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My Life as a Diagnostic Radiology Resident

Many of my friends and colleagues think that Radiology is a cushy job, primarily involving walking into office late (sipping a nice cappuccino), spending most of office hours monitoring the financial markets, and reporting the occasional CT if I feel like working.

Unfortunately, the scenario above is fabricated. After all, there are morning clinical-radiological rounds, the high-resolution monitor is meant to read MRIs and not Wall Street Journal, and Medical Officer's pay only allows for daily 'kopi siew tai' not Starbucks. And we report a fair number of radiological studies every day.

Anyway I digress. The first year of my Diagnostic Radiology Residency Programme has been highly enriching and educational. I would like to share a few tips on the most fundamental aspect of radiology — x-rays. Whether you are an Accident & Emergency physician ordering a Chest X-ray (CXR) to exclude a pneumothorax or House Officer ordering a CXR for nasogastric tube placement, I hope you find these tips useful for everyday use, while awaiting the final report from radiologists.

"Congratulations! You have passed the national plain film test. You are now qualified to sign out plain radiographs…"

With that, I started on my journey of reporting x-rays independently. I am no expert, and along the way i have made several mistakes and garnered several learning points. Here are a few that I feel will benefit all clinicians who have to look at radiographs in their daily work.

Have a systematic approach — Atul Gawande expounded on the impact and benefits of checklists in his book The Checklist Manifesto, and radiology is no different. No matter how "busy" the film might look, always go through the SAME reading pattern for that particular type of radiograph. Every person might have a different sequence, and that is perfectly fine. For example, I always look at tubes and lines on a CXR first, while my colleagues may start off with bones / lungs / diaphragm et cetera. This helps to reduce the odds of overlooking multiple clinical significant findings on the same film, or what we term as "satisfaction of search".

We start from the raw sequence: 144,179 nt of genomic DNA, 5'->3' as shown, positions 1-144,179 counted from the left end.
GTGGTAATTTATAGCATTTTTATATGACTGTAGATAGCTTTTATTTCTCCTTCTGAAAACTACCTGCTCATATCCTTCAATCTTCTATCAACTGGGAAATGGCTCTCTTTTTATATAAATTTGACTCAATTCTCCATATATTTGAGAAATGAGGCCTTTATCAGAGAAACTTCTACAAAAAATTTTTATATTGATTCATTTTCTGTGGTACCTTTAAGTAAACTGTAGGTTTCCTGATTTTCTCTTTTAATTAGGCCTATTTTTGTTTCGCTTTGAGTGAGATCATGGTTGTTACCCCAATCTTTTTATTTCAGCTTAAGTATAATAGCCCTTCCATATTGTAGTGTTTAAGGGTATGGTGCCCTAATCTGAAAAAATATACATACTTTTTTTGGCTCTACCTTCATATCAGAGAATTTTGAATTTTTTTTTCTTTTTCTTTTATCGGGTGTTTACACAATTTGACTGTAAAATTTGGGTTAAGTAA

Review areas — The eye sees only what the mind is looking for. Tiny pneumothoraces hiding in the lung apices, subtle free gas under the diaphragm and those tricky fractures hiding at the "corner of the film". These clinically important and sometimes life-threatening conditions may be very subtle and easily missed if one is distracted by other findings, or not diligently following his/her own personal checklist. It is often worth a second look or by zooming in on areas of interest.

Reading up — Pneumothoraces present very differently on a supine film as compared to an erect radiograph. Every tube and line has their optimal projection on a film. It is helpful to refresh your knowledge every now and then. A very crude comparison would be looking at ECGs - if you haven't looked at one for a few months, its best to revise before starting your cardiology posting. If in doubt of any imaging finding, please do not hesitate to contact your (usually) friendly radiologist Resident. We don't know it all, and personally I refer to 'google', radiopaedia and ask my colleagues whenever I get stumped.

With that, I will retreat back to my favorite workstation and continue musing over those tough cases. I hope that you will find these above tips useful!